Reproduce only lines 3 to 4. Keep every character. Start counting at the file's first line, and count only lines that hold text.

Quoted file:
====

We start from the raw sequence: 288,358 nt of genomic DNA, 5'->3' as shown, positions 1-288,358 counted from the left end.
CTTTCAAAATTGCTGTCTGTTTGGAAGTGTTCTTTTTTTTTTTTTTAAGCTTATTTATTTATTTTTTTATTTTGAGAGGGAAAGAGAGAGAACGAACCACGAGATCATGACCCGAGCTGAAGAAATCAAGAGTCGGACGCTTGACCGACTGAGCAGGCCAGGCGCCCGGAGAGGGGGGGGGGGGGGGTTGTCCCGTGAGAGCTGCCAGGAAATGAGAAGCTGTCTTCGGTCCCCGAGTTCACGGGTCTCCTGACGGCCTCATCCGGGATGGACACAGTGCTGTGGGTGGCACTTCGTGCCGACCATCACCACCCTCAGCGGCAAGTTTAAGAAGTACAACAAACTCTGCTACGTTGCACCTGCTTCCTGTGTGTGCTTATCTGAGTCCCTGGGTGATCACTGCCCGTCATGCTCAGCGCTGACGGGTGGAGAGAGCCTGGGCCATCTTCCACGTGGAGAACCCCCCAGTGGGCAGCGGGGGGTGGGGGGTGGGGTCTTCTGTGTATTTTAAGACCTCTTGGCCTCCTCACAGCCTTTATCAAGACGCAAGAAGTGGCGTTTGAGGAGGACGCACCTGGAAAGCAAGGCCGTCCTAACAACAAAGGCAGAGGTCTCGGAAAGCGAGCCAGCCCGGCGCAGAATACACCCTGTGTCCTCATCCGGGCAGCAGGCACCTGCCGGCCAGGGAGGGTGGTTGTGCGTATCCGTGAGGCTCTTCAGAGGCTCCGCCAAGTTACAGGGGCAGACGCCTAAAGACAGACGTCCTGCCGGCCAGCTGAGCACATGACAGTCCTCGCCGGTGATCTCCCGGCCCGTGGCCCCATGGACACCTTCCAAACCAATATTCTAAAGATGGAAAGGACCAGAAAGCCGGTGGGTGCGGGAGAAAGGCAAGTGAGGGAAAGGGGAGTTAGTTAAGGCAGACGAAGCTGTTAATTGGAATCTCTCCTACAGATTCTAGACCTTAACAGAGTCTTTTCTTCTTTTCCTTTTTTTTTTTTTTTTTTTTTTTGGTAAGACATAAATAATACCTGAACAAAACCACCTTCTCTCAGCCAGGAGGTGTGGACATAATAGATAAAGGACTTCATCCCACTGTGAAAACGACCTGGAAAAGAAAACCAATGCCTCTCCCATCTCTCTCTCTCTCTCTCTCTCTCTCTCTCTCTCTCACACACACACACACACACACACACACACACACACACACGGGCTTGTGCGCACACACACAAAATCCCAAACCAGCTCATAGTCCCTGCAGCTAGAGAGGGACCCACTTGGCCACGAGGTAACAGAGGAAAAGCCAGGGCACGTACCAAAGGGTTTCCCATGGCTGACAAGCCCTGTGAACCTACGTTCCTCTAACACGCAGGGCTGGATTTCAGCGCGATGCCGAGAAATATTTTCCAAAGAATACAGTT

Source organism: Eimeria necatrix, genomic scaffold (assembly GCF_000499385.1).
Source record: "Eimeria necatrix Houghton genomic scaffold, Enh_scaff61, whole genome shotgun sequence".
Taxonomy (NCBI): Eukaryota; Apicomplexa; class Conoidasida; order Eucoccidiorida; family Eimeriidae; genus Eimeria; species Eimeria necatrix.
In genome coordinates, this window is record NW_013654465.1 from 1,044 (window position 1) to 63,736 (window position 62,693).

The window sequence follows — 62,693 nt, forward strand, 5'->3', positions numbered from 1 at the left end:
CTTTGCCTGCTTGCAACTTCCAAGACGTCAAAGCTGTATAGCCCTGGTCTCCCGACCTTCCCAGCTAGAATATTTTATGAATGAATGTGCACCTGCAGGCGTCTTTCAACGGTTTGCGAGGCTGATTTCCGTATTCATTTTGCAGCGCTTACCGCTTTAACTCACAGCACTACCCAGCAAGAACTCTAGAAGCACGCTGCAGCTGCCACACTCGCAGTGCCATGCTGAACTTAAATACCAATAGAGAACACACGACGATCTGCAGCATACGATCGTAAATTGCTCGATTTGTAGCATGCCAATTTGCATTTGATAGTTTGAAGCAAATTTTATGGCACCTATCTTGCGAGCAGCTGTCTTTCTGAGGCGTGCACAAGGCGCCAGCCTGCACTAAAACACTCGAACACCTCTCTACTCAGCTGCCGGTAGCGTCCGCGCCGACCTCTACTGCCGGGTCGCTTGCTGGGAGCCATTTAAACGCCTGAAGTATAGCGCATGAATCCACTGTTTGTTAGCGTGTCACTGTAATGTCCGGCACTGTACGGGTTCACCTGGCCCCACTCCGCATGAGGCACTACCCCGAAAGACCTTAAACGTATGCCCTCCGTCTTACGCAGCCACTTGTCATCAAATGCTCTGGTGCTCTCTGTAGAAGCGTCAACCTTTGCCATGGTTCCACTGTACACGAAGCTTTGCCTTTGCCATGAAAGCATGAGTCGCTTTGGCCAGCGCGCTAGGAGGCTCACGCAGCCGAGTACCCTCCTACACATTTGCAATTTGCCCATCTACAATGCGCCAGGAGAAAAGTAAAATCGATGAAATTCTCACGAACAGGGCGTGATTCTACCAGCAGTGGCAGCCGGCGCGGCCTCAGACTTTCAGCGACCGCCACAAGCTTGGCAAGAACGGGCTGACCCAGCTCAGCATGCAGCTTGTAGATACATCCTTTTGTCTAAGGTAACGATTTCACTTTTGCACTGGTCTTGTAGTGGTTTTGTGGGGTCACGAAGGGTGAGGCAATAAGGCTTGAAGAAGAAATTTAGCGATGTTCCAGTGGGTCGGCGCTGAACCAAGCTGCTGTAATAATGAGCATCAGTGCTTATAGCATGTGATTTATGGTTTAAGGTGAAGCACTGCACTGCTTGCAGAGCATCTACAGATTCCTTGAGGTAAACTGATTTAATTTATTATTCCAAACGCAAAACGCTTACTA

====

Source organism: Eimeria necatrix, genomic scaffold (assembly GCF_000499385.1).
Source record: "Eimeria necatrix Houghton genomic scaffold, Enh_scaff61, whole genome shotgun sequence".